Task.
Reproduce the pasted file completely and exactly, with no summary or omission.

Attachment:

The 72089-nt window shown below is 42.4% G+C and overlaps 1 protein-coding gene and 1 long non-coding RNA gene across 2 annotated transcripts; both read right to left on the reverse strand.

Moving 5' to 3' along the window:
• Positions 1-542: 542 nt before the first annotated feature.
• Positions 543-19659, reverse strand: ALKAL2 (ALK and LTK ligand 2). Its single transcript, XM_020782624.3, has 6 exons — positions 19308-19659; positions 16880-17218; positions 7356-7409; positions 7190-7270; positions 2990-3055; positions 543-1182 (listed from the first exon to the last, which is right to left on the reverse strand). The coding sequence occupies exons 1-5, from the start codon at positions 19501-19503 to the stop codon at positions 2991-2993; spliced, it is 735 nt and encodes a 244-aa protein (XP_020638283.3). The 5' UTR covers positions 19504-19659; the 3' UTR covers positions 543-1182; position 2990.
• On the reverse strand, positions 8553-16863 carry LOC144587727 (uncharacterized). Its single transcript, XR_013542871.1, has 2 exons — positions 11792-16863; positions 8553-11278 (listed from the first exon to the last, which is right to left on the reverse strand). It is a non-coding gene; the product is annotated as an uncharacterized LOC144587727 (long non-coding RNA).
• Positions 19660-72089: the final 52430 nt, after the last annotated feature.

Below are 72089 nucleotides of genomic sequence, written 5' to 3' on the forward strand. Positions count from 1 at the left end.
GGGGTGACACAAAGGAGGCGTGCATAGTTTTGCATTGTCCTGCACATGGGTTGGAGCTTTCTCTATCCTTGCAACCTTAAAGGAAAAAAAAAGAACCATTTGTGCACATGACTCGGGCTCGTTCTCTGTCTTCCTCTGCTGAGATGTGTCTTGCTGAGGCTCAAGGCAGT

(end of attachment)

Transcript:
The 72089-nt window shown below is 42.4% G+C and overlaps 1 protein-coding gene and 1 long non-coding RNA gene across 2 annotated transcripts; both read right to left on the reverse strand.

Moving 5' to 3' along the window:
• Positions 1-542: 542 nt before the first annotated feature.
• Positions 543-19659, reverse strand: ALKAL2 (ALK and LTK ligand 2). Its single transcript, XM_020782624.3, has 6 exons — positions 19308-19659; positions 16880-17218; positions 7356-7409; positions 7190-7270; positions 2990-3055; positions 543-1182 (listed from the first exon to the last, which is right to left on the reverse strand). The coding sequence occupies exons 1-5, from the start codon at positions 19501-19503 to the stop codon at positions 2991-2993; spliced, it is 735 nt and encodes a 244-aa protein (XP_020638283.3). The 5' UTR covers positions 19504-19659; the 3' UTR covers positions 543-1182; position 2990.
• On the reverse strand, positions 8553-16863 carry LOC144587727 (uncharacterized). Its single transcript, XR_013542871.1, has 2 exons — positions 11792-16863; positions 8553-11278 (listed from the first exon to the last, which is right to left on the reverse strand). It is a non-coding gene; the product is annotated as an uncharacterized LOC144587727 (long non-coding RNA).
• Positions 19660-72089: the final 52430 nt, after the last annotated feature.

Below are 72089 nucleotides of genomic sequence, written 5' to 3' on the forward strand. Positions count from 1 at the left end.
GGGGTGACACAAAGGAGGCGTGCATAGTTTTGCATTGTCCTGCACATGGGTTGGAGCTTTCTCTATCCTTGCAACCTTAAAGGAAAAAAAAAGAACCATTTGTGCACATGACTCGGGCTCGTTCTCTGTCTTCCTCTGCTGAGATGTGTCTTGCTGAGGCTCAAGGCAGT